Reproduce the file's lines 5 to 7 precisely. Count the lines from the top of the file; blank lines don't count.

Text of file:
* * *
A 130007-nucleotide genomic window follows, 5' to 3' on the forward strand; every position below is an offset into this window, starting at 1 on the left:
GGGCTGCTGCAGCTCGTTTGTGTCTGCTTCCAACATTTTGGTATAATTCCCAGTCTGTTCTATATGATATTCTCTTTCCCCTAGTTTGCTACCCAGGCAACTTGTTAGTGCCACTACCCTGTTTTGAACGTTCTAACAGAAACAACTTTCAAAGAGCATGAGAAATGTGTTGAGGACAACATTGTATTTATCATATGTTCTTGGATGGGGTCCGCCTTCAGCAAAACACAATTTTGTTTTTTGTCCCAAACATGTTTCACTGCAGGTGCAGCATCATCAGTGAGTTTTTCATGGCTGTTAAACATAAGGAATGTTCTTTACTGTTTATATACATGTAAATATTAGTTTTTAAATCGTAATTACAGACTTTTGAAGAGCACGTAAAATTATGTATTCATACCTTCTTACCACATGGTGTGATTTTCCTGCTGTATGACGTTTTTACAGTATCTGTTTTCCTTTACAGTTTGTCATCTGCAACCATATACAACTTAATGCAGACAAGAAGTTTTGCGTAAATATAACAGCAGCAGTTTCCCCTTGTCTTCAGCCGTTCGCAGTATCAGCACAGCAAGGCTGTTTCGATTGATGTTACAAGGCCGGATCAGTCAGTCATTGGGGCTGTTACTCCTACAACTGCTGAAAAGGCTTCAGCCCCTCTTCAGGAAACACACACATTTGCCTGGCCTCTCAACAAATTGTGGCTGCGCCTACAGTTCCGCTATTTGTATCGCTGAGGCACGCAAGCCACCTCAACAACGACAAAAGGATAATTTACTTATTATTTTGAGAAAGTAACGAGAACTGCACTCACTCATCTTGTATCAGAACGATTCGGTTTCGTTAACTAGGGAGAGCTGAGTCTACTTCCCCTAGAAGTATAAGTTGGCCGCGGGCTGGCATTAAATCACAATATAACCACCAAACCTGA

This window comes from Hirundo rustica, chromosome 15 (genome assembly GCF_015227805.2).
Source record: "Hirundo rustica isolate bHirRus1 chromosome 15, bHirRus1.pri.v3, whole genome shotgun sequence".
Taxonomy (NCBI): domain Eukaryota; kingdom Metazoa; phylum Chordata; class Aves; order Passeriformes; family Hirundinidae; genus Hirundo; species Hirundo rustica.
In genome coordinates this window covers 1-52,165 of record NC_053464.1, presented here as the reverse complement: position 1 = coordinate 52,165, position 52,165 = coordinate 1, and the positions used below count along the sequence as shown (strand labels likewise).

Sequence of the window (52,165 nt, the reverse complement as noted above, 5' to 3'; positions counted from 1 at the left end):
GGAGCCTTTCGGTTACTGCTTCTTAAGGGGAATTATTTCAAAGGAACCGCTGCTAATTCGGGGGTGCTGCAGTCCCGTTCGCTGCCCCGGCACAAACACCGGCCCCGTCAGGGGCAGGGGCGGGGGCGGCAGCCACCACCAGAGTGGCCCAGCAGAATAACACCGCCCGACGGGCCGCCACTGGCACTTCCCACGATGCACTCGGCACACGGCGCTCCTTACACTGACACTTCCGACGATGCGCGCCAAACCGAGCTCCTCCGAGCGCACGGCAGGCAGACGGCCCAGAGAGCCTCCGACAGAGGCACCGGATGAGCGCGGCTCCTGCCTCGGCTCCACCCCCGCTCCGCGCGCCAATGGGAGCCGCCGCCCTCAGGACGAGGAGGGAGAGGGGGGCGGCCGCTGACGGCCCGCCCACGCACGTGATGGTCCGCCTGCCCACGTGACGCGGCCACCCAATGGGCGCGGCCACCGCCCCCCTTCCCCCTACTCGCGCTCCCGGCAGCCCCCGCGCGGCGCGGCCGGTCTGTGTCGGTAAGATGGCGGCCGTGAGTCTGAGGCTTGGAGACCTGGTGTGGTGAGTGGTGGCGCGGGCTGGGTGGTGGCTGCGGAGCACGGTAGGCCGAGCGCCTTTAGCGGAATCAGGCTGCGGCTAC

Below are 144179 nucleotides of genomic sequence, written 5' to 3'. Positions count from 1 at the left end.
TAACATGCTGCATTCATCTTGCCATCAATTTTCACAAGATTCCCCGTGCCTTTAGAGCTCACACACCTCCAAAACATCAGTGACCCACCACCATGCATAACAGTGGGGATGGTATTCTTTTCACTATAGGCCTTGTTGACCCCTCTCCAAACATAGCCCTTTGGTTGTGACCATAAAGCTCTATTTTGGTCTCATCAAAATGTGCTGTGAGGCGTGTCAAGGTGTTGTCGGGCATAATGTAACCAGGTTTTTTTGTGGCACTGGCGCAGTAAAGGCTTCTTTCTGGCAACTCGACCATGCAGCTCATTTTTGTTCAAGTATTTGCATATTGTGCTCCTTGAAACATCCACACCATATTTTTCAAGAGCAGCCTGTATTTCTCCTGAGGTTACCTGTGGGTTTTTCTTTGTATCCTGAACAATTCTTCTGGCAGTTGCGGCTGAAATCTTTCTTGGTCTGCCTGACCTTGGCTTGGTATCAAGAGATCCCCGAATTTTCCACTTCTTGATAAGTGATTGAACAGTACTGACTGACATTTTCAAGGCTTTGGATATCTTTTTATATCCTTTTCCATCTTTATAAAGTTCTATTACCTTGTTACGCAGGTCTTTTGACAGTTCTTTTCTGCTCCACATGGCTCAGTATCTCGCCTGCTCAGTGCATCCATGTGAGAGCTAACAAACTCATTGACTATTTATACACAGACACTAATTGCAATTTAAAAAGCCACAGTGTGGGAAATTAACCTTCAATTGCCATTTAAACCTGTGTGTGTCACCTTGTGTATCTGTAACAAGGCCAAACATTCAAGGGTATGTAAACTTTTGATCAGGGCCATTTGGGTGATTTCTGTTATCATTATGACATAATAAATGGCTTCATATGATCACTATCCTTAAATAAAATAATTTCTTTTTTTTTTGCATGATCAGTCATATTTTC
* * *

Taxonomy (NCBI): domain Eukaryota; kingdom Metazoa; phylum Chordata; class Aves; order Passeriformes; family Hirundinidae; genus Hirundo; species Hirundo rustica.
In genome coordinates this window covers 1-52,165 of record NC_053464.1, presented here as the reverse complement: position 1 = coordinate 52,165, position 52,165 = coordinate 1, and the positions used below count along the sequence as shown (strand labels likewise).

Sequence of the window (52,165 nt, the reverse complement as noted above, 5' to 3'; positions counted from 1 at the left end):